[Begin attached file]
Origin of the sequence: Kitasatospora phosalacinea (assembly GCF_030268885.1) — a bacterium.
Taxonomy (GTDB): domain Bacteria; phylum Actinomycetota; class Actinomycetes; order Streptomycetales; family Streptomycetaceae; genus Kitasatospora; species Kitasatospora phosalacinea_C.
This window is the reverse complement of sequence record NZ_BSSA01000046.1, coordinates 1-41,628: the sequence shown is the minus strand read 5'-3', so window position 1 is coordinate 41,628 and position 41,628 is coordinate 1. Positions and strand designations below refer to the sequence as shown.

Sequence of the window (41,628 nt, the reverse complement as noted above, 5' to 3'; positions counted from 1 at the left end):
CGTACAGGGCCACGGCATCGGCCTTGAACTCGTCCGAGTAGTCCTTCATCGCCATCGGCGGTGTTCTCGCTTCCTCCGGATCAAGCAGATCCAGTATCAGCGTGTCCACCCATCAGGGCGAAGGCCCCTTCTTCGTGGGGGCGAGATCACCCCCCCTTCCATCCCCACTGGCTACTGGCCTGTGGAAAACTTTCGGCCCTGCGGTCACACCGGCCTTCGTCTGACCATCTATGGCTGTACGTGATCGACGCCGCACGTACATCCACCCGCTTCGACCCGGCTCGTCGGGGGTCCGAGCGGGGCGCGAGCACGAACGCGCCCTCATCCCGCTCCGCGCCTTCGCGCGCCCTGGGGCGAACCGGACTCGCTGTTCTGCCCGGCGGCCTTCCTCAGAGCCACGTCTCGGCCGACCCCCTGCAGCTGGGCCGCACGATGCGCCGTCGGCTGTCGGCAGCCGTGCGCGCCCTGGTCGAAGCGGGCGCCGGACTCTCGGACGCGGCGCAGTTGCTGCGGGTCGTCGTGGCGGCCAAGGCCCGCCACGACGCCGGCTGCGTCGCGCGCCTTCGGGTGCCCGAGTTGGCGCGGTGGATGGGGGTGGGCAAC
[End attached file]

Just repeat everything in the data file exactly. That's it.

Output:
Origin of the sequence: Kitasatospora phosalacinea (assembly GCF_030268885.1) — a bacterium.
Taxonomy (GTDB): domain Bacteria; phylum Actinomycetota; class Actinomycetes; order Streptomycetales; family Streptomycetaceae; genus Kitasatospora; species Kitasatospora phosalacinea_C.
This window is the reverse complement of sequence record NZ_BSSA01000046.1, coordinates 1-41,628: the sequence shown is the minus strand read 5'-3', so window position 1 is coordinate 41,628 and position 41,628 is coordinate 1. Positions and strand designations below refer to the sequence as shown.

Sequence of the window (41,628 nt, the reverse complement as noted above, 5' to 3'; positions counted from 1 at the left end):
CGTACAGGGCCACGGCATCGGCCTTGAACTCGTCCGAGTAGTCCTTCATCGCCATCGGCGGTGTTCTCGCTTCCTCCGGATCAAGCAGATCCAGTATCAGCGTGTCCACCCATCAGGGCGAAGGCCCCTTCTTCGTGGGGGCGAGATCACCCCCCCTTCCATCCCCACTGGCTACTGGCCTGTGGAAAACTTTCGGCCCTGCGGTCACACCGGCCTTCGTCTGACCATCTATGGCTGTACGTGATCGACGCCGCACGTACATCCACCCGCTTCGACCCGGCTCGTCGGGGGTCCGAGCGGGGCGCGAGCACGAACGCGCCCTCATCCCGCTCCGCGCCTTCGCGCGCCCTGGGGCGAACCGGACTCGCTGTTCTGCCCGGCGGCCTTCCTCAGAGCCACGTCTCGGCCGACCCCCTGCAGCTGGGCCGCACGATGCGCCGTCGGCTGTCGGCAGCCGTGCGCGCCCTGGTCGAAGCGGGCGCCGGACTCTCGGACGCGGCGCAGTTGCTGCGGGTCGTCGTGGCGGCCAAGGCCCGCCACGACGCCGGCTGCGTCGCGCGCCTTCGGGTGCCCGAGTTGGCGCGGTGGATGGGGGTGGGCAAC